Previously, we showed poor mean operational sensitivity of RDTs in health facilities with microscopy.9 In this earlier implementation, nine health facilities with microscopy services had highly variable performance in introducing RDTs. Job aides were underused, healthcare workers adhered poorly to testing protocols, blood smears obtained for QA were improperly stained, and many patients with negative test results continued to be treated presumptively with antimalarials based on clinical symptoms. Because laboratory technicians were asked to perform both RDTs and blood smears at facilities with relatively high volumes of patients, laboratorians may have been overly burdened at these facilities leading to poor compliance with testing protocols. Poor compliance with testing protocols and improper staining and storage of blood smears likely contributed to the low sensitivity measured in this initial implementation period. Therefore, in initiating our second attempt at routine implementation of RDTs, peripheral health facilities (dispensaries) were chosen because they did not have laboratory technicians, the facilities generally saw fewer patients per day, and they were the facilities that the NMCP planned to target for RDT distribution. Working with peripheral health facilities without laboratories provided an additional challenge for monitoring RDT use with QA based on microscopy. However, central staining of blood smears by the reference microscopist resulted in improved quality smears that were easier to read and this greatly improved slide readability for QA. Among the slides sent for review by second and third readers, approximately 10% had contaminants or were found to be of poor quality and half of the slides intended for review by second and third readers were lost or damaged. Such difficulties call into question the use of blood smear microscopy on a national scale for RDT QA.
Despite the overall success of this implementation, 585 patients who had received recent treatment with antimalarials were tested with RDTs. This resulted in inappropriate treatment of patients whose parasitemia had cleared but who had persistent HRP2 antigenemia and likely increased exposure to second-line antimalarials and severe malaria drugs, such as intravenous quinine, when they were not indicated. It may also decrease healthcare worker confidence in artemisinin-based combination therapy and other antimalarials if they incorrectly believe there to be a high rate of treatment failures. Healthcare workers must be trained not to use RDTs in patients who have recently been treated with antimalarials, and this must be reinforced during supervisory visits.
Among the 1,577 positive blood smears, there were 146 (9.3%) false negative RDT results. In 80 (54.6%) of these 146 false negative RDT patients parasitemia was ≤ 2,000 parasites/µL, which may indicate that malaria was unlikely to be the source of their acute febrile illness. Our implementation did not include follow-up of patients with false negative RDT results because second and third readings of blood smears were not timely enough to affect patient management. Therefore, we are unable to assess outcomes of patients with false negative RDT results who did not receive antimalarial treatment. Few studies have examined the impact of false negative RDT results on patient outcomes. However, the few published studies have found that the majority of untreated patients came later for treatment of uncomplicated malaria and others cleared their parasitemia without treatment.12–14 Health workers must be trained to inform patients with negative test results to return to the health facility if their symptoms have not resolved in 2 days. Further research on outcomes of patients with false negative RDT results is warranted.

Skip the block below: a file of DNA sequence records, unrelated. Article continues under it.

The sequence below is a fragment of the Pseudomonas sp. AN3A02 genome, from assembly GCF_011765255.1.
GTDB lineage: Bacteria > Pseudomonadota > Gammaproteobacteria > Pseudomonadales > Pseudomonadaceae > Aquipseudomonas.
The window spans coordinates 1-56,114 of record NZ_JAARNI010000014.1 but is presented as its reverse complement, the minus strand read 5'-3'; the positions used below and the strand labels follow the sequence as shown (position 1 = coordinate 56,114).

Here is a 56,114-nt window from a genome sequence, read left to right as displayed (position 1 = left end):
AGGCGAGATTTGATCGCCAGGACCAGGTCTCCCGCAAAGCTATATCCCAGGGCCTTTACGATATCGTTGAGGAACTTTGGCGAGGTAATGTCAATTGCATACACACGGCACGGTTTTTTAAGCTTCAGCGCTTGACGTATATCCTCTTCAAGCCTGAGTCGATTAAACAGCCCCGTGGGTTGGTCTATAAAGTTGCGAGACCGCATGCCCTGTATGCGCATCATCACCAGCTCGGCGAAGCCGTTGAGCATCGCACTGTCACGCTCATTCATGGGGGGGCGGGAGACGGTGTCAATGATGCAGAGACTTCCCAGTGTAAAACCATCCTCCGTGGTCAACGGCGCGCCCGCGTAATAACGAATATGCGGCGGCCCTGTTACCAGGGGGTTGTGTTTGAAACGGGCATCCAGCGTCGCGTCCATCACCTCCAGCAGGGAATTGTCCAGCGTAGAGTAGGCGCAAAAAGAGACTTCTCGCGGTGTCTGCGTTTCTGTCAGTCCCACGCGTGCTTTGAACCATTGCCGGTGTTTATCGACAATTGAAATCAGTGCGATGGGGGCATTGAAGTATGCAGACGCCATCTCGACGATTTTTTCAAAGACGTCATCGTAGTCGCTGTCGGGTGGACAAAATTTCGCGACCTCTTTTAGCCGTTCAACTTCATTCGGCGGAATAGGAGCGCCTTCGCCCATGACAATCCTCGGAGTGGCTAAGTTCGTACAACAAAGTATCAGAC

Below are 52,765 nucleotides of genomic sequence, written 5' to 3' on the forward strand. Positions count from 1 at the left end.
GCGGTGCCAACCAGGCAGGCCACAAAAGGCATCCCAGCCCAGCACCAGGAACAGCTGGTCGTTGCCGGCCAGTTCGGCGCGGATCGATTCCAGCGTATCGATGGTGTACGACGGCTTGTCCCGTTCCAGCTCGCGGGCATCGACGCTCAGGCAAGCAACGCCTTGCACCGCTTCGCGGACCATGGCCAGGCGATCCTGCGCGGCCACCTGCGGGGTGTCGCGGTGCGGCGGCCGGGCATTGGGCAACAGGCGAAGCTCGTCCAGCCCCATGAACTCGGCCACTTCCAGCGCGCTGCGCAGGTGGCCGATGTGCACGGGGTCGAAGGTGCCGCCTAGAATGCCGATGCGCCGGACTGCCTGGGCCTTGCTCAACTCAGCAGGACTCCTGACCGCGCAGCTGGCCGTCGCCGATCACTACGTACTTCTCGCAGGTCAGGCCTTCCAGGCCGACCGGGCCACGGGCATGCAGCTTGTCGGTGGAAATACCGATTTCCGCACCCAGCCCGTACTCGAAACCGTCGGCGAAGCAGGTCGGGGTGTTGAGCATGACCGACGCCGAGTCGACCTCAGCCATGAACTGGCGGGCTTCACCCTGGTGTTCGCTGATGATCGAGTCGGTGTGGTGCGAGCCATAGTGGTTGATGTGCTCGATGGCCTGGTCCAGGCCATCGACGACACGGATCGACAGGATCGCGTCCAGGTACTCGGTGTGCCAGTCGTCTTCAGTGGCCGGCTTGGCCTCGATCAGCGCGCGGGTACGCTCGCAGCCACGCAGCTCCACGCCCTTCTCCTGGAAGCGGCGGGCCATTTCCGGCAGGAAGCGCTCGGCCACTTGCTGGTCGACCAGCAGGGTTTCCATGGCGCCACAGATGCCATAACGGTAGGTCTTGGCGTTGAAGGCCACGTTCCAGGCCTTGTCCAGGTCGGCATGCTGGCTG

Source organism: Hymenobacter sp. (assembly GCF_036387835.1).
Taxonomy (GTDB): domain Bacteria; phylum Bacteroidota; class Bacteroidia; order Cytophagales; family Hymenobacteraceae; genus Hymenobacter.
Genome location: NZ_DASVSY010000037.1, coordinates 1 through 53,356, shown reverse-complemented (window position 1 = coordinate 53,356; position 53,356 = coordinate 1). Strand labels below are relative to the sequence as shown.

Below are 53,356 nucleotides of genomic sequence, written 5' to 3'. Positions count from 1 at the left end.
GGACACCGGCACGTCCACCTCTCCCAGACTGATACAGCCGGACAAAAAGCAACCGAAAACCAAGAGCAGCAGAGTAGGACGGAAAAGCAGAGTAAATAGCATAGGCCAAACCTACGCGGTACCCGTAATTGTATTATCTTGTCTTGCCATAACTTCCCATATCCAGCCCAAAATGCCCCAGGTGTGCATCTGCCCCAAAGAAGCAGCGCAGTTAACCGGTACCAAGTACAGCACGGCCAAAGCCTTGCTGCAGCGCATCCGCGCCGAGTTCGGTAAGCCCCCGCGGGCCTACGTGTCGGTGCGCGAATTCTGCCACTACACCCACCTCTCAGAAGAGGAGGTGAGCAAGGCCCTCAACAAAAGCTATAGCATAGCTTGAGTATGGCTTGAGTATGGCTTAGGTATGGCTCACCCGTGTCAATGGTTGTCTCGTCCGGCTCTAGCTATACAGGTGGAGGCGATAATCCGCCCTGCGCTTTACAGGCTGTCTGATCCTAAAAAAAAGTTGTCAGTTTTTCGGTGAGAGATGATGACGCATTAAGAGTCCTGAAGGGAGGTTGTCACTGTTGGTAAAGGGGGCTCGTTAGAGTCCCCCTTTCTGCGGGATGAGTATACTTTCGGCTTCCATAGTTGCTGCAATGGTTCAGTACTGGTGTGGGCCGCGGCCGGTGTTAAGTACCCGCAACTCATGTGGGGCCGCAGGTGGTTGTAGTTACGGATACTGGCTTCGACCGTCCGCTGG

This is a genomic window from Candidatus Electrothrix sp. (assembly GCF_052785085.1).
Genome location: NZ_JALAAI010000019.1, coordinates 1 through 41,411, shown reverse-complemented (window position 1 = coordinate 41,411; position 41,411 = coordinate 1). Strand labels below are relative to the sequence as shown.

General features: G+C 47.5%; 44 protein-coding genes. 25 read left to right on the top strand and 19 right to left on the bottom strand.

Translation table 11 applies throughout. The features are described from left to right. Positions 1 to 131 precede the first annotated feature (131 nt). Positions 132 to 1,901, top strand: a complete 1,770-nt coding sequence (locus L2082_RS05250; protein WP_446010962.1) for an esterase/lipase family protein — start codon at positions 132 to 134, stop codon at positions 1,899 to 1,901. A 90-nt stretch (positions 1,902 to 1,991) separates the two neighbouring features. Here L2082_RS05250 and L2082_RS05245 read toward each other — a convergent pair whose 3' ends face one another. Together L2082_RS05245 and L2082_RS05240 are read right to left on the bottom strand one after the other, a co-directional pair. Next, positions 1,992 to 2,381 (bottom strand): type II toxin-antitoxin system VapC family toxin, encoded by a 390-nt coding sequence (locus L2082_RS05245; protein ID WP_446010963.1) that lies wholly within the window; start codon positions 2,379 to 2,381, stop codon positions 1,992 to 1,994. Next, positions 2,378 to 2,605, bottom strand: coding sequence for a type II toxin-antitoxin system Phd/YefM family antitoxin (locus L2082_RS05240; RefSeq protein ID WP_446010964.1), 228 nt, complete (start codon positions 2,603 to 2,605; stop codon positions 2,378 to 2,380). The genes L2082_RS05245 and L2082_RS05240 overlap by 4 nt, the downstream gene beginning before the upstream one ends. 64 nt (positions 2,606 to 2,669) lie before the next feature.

Although RDTs were successfully introduced in these health facilities, the procedures we used to monitor RDT implementation are unrealistic for national implementation. We used one full-time reference microscopist and two data collectors, retrieved blood smears and data weekly from the health facilities, and provided transportation support for the district laboratory supervisor to monitor 12 health facilities. With over 7,000 health facilities in Tanzania, this level of support is not practical for widespread implementation. Because microscopy-based QA requires functional microscopes, quality stain and staining techniques, technical expertise in reading smears, and appropriate storage and transportation of slides from peripheral facilities, it is unlikely that microscopy-based QA could be implemented on a national scale. Future research in RDT implementation should focus on testing QA strategies that are less labor intensive, costly, and more widely implementable. The WHO recommendation to obtain blood smears with 20 positive and 20 negative RDTs should be tested in a variety of transmission settings and other QA strategies employing positive controls, polymerase chain reaction, or other diagnostic methods should be explored to ensure reliable performance of RDTs in field conditions.
We acknowledge the contributions of the field staff Bunzigwa Mbonde, Abdallah Bakari, and the field reference microscopist, Bakari Kissa. We also appreciate the cooperation of the Rufiji District Medical Officer (Said Mkikima) and the CHMT laboratory supervisor (Shaban Masoud). We are grateful for the collaboration of Christopher Membi and his colleagues at Muhimbili University of Allied Health Sciences who provided second and third readings of blood smears. And finally, we thank Peter McElroy, CDC PMI Resident Advisor in Tanzania, for his review of the protocol and training materials.
Disclaimer: The findings and conclusions in this report are those of the author(s) and do not necessarily represent the views of the Centers for Disease Control and Prevention.
Financial support: This work was financially supported through the U.S. Centers for Disease Control and Prevention and the U.S. President's Malaria Initiative (PMI).
Authors' addresses: Meredith L. McMorrow and S. Patrick Kachur, Malaria Branch, Centers for Disease Control and Prevention, Atlanta, GA, E-mails: vog.cdc@worromcmm and vog.cdc@0kps. M. Irene Masanja, Elizeus Kahigwa, and Salim M. K. Abdulla, Ifakara Health Institute, Dar es Salaam, Tanzania, E-mails: zt.ro.ihi@ajnasami, zt.ro.ihi@awgihake, and zt.ro.ihi@alludbas.